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Connective tissue is made of different proteins such as collagen and elastin. It is the structure that supports the skin, eyes, heart, blood vessels and skeletal system. When the genes that carry the instructions for making connective tissue are damaged, abnormalities in these tissues can result. Among the most common connective tissue disorders are Marfan syndrome and Ehlers-Danlos syndrome (EDS).
Marfan syndrome occurs in one in every 5,000 births and is a genetic condition, which can be inherited from an affected parent or can be caused by a new gene mutation. The symptoms of Marfan syndrome are more likely to increase with age. Symptoms include:
There are many forms of EDS. The most common is EDS Type III, hypermobility type. Other forms such as classic, vascular type and kyphoscoliotic type (among others) are rarer. The majority of EDS types are inherited in an autosomal dominant manner, meaning only one mutation in a causative gene is necessary to cause symptoms. There is frequently a family history of joint hypermobility and/or skin manifestations in other family members whose symptoms may vary in severity. The symptoms of EDS can vary significantly from one person to another, even within families. The most common symptoms of Ehlers-Danlos syndrome include:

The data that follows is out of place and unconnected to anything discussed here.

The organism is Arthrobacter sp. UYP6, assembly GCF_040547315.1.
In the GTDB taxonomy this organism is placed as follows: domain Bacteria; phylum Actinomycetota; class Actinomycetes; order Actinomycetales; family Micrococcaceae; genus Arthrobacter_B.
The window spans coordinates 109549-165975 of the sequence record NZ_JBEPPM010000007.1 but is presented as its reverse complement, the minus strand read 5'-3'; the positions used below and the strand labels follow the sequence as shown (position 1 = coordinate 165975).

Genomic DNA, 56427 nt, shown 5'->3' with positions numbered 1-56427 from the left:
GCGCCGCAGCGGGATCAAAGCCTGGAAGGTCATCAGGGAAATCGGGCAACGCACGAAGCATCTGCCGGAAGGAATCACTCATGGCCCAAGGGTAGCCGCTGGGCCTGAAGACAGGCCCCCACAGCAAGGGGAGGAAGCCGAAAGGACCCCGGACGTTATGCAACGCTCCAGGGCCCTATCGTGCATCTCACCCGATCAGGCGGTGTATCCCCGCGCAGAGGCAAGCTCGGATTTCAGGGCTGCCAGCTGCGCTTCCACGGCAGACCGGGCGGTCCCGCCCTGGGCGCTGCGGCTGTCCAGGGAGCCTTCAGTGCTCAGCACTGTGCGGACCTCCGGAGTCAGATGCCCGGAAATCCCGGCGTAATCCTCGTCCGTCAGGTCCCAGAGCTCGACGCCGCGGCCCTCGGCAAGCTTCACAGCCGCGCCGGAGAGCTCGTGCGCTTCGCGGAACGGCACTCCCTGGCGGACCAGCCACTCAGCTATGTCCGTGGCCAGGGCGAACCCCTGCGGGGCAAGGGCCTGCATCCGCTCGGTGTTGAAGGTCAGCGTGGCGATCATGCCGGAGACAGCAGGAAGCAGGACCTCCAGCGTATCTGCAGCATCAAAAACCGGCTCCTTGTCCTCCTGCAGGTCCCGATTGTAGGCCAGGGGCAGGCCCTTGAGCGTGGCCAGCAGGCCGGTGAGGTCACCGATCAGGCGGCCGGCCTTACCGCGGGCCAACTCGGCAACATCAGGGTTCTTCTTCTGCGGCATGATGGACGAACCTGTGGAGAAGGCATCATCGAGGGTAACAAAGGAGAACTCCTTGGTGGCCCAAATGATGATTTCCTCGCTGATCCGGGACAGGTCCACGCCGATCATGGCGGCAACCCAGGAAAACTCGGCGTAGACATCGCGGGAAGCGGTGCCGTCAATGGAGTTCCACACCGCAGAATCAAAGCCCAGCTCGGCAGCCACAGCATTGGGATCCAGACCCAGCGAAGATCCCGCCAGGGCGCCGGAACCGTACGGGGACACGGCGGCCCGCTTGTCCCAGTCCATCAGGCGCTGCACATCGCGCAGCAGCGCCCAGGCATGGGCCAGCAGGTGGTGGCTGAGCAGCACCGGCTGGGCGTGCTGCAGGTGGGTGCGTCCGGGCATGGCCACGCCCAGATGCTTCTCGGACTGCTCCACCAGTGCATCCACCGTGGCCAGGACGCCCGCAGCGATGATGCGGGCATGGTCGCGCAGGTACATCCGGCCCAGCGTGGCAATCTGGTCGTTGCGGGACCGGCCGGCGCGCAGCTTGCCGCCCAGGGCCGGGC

Geneticists at Riley at IU Health will follow detailed criteria in order to determine if you or your child has Marfan syndrome.
Diagnostic testing for Marfan syndrome may include:
A diagnosis of EDS is generally made based on clinical symptoms. Gene testing is available for all types of EDS but Type III and may be recommended if a diagnosis is not certain or to confirm a clinical diagnosis.
If you or your child has a connective tissue disorder, you may meet with a genetic counselor who will discuss the condition in more detail, review the inheritance risk and ensure that proper health screenings are being completed.
Treatment options for Marfan syndrome may include:
Treatment options for EDS may include:
Visit the following websites to learn more about connective tissue disorders.
Riley at IU Health offers a broad range of supportive services to make life better for families who choose us for their children's care.
Genetics Home Reference, an online resource from the U.S. National Library of Medicine, provides in-depth information about Marfan syndrome
Find more information on the diagnosis and management of Ehlers-Danlos syndrome.
In addition to our primary hospital location at the Academic Health Center in Indianapolis, IN, we have convenient locations to better serve our communities throughout the state.
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